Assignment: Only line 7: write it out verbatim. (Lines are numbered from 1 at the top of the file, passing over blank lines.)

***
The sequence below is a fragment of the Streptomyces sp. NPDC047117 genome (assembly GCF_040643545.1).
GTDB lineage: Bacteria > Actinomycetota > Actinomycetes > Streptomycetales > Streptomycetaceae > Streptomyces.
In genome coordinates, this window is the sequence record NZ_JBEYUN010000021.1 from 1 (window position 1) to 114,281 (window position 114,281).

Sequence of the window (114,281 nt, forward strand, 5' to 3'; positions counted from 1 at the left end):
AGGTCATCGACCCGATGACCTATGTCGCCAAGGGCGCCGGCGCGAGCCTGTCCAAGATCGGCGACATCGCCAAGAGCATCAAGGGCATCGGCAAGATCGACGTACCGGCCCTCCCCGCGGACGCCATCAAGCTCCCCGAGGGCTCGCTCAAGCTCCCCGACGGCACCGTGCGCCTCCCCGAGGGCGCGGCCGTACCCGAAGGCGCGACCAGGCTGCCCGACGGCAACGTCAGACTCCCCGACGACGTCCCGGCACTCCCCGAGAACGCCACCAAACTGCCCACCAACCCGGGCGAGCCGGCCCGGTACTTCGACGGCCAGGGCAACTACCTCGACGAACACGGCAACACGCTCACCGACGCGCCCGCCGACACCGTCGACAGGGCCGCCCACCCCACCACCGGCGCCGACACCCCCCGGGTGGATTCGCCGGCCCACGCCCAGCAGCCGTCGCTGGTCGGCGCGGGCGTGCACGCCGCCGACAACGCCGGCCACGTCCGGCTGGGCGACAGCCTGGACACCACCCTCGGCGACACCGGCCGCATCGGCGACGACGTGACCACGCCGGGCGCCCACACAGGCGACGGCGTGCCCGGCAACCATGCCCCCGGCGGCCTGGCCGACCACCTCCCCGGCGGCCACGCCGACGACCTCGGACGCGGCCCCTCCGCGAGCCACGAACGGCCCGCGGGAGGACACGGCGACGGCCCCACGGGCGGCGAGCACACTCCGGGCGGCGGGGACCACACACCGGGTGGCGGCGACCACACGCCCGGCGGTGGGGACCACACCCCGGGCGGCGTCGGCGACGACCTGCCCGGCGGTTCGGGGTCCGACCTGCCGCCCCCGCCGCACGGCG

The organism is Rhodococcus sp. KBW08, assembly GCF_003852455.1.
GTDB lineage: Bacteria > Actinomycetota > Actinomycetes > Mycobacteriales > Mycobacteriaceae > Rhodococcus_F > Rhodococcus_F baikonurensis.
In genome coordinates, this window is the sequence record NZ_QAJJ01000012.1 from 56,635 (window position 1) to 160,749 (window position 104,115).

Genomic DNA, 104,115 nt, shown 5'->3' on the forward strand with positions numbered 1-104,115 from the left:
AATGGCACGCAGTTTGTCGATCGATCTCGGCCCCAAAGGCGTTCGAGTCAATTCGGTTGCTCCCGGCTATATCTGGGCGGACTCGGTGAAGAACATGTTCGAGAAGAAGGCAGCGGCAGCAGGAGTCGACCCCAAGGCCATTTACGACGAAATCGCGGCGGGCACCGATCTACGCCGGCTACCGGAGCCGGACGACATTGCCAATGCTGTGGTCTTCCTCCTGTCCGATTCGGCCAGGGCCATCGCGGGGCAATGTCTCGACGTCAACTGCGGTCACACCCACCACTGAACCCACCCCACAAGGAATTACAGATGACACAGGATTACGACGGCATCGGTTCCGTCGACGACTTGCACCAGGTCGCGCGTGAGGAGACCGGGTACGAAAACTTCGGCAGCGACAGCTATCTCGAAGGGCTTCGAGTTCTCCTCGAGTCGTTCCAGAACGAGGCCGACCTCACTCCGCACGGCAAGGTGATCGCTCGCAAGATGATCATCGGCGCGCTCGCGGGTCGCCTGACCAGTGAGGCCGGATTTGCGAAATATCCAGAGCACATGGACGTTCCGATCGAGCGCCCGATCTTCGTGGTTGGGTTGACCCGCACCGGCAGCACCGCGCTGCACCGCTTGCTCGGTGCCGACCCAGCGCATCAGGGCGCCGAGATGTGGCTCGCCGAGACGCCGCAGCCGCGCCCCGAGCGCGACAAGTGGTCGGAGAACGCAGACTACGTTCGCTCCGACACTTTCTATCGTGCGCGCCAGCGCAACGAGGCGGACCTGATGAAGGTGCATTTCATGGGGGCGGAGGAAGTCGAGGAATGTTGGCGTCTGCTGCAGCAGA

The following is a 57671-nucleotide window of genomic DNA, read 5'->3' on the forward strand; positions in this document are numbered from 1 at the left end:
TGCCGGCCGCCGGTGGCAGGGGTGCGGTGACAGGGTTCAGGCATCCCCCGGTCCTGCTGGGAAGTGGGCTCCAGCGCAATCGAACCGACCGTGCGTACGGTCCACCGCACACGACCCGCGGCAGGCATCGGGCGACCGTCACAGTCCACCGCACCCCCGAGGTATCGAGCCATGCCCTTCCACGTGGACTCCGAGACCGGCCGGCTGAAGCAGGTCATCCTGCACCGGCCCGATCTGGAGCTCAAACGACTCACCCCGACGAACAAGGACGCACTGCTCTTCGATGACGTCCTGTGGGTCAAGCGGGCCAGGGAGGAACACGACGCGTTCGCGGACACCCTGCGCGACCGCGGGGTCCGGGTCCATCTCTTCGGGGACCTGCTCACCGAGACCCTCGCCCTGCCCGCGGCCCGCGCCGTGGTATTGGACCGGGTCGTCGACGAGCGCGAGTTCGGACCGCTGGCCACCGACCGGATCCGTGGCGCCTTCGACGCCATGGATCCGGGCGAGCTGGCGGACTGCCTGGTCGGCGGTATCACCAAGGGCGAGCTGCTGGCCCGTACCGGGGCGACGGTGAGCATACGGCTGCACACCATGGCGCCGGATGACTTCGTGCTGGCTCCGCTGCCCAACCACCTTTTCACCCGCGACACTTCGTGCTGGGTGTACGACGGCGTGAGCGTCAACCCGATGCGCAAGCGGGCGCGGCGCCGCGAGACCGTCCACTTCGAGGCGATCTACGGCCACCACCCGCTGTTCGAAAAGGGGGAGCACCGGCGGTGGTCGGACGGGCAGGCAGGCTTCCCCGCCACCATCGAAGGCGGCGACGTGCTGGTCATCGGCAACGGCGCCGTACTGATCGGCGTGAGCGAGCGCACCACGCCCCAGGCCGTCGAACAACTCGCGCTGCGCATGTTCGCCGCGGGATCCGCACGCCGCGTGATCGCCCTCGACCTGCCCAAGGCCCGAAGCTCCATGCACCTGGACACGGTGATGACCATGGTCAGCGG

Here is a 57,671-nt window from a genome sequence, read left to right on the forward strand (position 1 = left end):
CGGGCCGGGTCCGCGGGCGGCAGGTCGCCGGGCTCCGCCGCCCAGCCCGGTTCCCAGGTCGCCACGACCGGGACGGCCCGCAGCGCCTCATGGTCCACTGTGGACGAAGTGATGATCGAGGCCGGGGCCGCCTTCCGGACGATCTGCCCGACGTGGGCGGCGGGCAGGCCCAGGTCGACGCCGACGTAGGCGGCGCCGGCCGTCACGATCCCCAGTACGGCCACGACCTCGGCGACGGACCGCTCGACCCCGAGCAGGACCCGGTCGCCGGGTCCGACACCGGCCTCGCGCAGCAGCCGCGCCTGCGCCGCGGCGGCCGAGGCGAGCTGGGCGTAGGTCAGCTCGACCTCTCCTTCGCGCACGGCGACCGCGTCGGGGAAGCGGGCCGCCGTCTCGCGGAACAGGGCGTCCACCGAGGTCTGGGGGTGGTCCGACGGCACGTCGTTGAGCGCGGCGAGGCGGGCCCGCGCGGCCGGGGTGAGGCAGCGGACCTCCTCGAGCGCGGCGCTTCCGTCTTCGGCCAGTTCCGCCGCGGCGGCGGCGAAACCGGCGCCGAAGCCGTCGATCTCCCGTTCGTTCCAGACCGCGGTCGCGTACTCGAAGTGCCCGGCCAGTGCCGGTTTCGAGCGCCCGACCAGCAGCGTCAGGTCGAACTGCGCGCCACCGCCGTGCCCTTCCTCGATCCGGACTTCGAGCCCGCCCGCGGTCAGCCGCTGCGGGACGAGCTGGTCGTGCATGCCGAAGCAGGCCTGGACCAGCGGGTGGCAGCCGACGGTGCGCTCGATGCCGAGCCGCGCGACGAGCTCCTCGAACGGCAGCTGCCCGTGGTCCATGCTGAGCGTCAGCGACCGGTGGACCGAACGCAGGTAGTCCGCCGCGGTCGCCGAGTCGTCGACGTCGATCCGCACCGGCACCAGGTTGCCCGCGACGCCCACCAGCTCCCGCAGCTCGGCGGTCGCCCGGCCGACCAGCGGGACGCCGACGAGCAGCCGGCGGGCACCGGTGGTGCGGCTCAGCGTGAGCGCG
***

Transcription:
GTDB lineage: Bacteria > Actinomycetota > Actinomycetes > Mycobacteriales > Mycobacteriaceae > Rhodococcus_F > Rhodococcus_F baikonurensis.